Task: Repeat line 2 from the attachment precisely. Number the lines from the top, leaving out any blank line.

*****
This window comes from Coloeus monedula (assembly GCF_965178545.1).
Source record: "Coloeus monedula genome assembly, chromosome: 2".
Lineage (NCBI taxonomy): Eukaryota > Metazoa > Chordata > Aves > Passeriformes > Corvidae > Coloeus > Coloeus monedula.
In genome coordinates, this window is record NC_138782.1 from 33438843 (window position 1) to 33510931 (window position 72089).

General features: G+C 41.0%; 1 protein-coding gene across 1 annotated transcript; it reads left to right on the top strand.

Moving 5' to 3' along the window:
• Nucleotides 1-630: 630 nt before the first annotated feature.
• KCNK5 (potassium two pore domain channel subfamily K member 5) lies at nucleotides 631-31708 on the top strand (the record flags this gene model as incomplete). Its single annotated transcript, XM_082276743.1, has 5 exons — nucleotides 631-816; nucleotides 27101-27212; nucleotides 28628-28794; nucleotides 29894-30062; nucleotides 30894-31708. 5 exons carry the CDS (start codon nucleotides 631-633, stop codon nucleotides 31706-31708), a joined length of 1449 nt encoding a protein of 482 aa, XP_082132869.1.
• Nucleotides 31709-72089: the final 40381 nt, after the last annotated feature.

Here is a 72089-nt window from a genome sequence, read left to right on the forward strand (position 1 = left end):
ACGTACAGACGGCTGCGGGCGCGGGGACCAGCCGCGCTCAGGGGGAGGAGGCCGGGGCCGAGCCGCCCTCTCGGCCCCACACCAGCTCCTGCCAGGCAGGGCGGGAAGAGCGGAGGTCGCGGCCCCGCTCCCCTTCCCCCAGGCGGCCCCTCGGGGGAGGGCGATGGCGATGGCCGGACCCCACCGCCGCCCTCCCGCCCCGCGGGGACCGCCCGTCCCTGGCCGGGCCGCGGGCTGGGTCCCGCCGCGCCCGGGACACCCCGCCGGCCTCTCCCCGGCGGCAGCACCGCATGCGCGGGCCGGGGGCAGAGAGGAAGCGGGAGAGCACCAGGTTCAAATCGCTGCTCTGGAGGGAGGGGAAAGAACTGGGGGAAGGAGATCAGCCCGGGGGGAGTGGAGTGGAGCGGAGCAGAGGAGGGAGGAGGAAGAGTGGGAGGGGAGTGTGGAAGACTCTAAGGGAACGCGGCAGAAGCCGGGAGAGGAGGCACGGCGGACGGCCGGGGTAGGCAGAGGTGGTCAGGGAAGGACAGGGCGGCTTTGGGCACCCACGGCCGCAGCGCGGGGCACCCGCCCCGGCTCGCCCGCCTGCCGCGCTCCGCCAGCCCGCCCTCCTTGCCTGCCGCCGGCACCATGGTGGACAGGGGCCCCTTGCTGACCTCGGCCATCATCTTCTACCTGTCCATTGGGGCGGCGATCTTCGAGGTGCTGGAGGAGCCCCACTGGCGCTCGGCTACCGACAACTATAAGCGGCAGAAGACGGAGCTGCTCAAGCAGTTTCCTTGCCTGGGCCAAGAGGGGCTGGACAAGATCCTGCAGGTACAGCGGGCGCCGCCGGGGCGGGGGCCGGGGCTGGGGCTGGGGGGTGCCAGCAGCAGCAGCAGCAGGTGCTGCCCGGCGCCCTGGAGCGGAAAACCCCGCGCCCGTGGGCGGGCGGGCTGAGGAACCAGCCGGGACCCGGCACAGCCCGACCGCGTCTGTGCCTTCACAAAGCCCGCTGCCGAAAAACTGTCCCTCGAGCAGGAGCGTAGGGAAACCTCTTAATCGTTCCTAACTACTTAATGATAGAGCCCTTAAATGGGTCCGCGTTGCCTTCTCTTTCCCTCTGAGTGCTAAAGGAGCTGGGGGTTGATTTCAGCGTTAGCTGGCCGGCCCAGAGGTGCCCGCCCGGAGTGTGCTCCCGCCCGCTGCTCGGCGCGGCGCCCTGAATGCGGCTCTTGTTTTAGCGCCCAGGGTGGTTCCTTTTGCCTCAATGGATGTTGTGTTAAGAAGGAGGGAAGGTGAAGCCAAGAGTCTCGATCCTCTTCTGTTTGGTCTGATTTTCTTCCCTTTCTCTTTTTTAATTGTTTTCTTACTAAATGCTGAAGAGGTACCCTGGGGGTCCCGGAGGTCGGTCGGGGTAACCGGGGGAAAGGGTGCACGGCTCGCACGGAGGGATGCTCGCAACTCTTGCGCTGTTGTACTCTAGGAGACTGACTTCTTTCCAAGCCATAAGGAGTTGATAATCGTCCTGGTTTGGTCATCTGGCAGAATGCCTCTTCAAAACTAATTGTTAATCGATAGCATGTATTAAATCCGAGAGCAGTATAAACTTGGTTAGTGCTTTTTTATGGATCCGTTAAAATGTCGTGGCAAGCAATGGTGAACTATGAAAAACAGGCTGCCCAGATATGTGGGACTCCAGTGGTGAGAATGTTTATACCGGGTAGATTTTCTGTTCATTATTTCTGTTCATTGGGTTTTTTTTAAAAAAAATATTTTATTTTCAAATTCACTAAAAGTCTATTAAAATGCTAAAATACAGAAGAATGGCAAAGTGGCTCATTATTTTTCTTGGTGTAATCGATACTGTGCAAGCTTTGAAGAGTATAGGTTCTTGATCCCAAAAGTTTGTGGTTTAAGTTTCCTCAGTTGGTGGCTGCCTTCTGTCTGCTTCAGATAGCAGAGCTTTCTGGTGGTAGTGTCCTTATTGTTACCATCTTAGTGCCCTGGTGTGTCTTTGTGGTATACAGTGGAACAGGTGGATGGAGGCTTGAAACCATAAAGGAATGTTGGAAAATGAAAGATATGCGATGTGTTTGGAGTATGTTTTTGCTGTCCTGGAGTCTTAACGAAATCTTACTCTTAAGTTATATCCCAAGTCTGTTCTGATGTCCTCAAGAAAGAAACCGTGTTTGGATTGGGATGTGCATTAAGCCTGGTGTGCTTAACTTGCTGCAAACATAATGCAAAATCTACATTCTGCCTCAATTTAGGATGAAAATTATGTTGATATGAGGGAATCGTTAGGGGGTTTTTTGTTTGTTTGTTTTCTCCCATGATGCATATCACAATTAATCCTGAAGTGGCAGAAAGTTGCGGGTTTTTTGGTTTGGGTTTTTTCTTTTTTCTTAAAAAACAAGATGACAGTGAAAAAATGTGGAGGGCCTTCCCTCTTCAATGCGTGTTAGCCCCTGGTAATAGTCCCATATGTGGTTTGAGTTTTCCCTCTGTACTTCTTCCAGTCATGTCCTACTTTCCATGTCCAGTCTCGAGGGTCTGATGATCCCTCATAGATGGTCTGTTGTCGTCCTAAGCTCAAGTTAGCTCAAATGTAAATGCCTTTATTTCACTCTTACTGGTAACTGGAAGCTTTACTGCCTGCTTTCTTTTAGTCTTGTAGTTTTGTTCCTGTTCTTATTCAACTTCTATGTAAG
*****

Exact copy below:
Source record: "Coloeus monedula genome assembly, chromosome: 2".